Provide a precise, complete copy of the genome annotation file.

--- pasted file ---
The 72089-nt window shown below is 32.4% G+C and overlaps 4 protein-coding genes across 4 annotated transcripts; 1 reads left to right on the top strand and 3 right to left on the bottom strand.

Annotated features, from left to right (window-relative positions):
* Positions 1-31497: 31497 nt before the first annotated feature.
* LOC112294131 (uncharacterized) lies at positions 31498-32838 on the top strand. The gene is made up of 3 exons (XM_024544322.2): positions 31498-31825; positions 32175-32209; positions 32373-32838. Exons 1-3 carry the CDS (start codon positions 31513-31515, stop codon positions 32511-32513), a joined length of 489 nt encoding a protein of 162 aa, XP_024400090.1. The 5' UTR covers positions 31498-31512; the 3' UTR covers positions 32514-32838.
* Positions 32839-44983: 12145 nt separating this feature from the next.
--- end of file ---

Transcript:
The 72089-nt window shown below is 32.4% G+C and overlaps 4 protein-coding genes across 4 annotated transcripts; 1 reads left to right on the top strand and 3 right to left on the bottom strand.

Annotated features, from left to right (window-relative positions):
* Positions 1-31497: 31497 nt before the first annotated feature.
* LOC112294131 (uncharacterized) lies at positions 31498-32838 on the top strand. The gene is made up of 3 exons (XM_024544322.2): positions 31498-31825; positions 32175-32209; positions 32373-32838. Exons 1-3 carry the CDS (start codon positions 31513-31515, stop codon positions 32511-32513), a joined length of 489 nt encoding a protein of 162 aa, XP_024400090.1. The 5' UTR covers positions 31498-31512; the 3' UTR covers positions 32514-32838.
* Positions 32839-44983: 12145 nt separating this feature from the next.